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Herzog to US Jews: Respect Israel’s election results even if you don’t like them

Addressing Federations’ General Assembly, president acknowledges concerns over far-right parties rising to power, but says Israel-Diaspora ties can weather it

Judah Ari Gross is The Times of Israel's religions and Diaspora affairs correspondent.

President Isaac Herzog announces special considerations for clemency in the lead up to Israel 75th year of independence, Jerusalem, Israel, October 2, 2022. (Kobi Gideon/GPO)
Illustrative. President Isaac Herzog announces special considerations for clemency in the lead up to Israel 75th year of independence, Jerusalem, Israel, October 2, 2022. (Kobi Gideon/GPO)

President Isaac Herzog on Monday urged American Jewish leaders to respect the results of the next day’s elections, though they “may or may not be to your liking.”

The president’s comments were seen as an implicit reference to the potential for a government that includes the far-right Religious Zionism party, a prospect that has many US Jewish groups concerned.

“Dear friends, tomorrow Israelis will go out to vote. I know the frequency of elections in Israel is somewhat unnerving, and I am aware of the questions posed in many Jewish communities around the world about the outcome of the elections,” Herzog said, in a video address to the Jewish Federations of North America’s General Assembly, held this week in Chicago.

“The results may or may not be to your liking, but the vote of the Israeli people should be respected. Beyond this, I say to each and every one of you that the firm, vital connection between the State of Israel and North American Jewry will not, and should not, be compromised, whatever the results,” he said.

In recent weeks, American Jewish groups have raised concerns, including with Israeli officials, about the expected inclusion of Religious Zionism in any coalition led by Benjamin Netanyahu’s Likud. Over the years, the party’s two main leaders — Bezalel Smotrich and Itamar Ben Gvir — have repeatedly expressed views against Arabs, LGBTQ rights, and non-Orthodox Jews that are deeply at odds with the beliefs of predominantly liberal American Jews.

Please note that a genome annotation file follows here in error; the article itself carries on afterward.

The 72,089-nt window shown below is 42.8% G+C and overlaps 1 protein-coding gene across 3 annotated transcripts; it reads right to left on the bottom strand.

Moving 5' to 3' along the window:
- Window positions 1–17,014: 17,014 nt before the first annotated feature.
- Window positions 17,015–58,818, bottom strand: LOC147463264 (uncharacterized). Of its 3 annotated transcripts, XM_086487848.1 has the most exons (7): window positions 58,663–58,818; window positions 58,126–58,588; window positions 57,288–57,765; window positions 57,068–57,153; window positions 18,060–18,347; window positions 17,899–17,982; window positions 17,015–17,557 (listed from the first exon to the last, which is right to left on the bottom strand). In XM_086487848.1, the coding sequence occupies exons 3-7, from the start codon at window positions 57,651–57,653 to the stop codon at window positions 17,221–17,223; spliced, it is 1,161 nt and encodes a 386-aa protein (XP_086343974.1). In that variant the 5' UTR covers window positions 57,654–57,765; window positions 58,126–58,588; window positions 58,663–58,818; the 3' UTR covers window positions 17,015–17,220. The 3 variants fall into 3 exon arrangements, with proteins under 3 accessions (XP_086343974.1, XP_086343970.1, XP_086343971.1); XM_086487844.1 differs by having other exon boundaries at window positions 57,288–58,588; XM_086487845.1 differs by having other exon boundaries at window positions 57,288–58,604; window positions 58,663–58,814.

In his address to the more than 1,200 participants at the General Assembly, which brought together Jewish leaders from across the US, Herzog noted the unparalleled contribution that American Jews have made to the State of Israel over the years.

“For over a century, American Jewry has been voluntarily joining Zionist troopers — whether as aliyah activists or as IDF soldiers, or making the case for Israel — always providing funding to the most important and noble causes of the State of Israel and Israeli institutions. All of this has helped turn the Jewish, democratic State of Israel into the modern-day miracle which we can all see for ourselves,” he said.

Yet he also acknowledged that, in recent years, those ties have been somewhat strained.

“I never shy away from the fact that there are gaps between Israel and the Jewish communities abroad, and there is real work to be done,” Herzog said. “I have every confidence in the bonds we share, which run deeper than politics or shifting circumstances. We are all bigger than this.”

In his address, the president, who visited Washington, DC last week, also noted the “appalling rise of antisemitism” in the US, but said that US President Joe Biden was “adamant about combating this violent hatred, as a true, true friend.”

Israelis will go to the polls on Tuesday for the fifth time in less than four years. As was the case in each of the four previous elections, the race is a dead split between a right-wing and ultra-Orthodox coalition that supports Netanyahu and a broad coalition of left-wing, centrist and conservative parties that oppose Netanyahu’s return to power.

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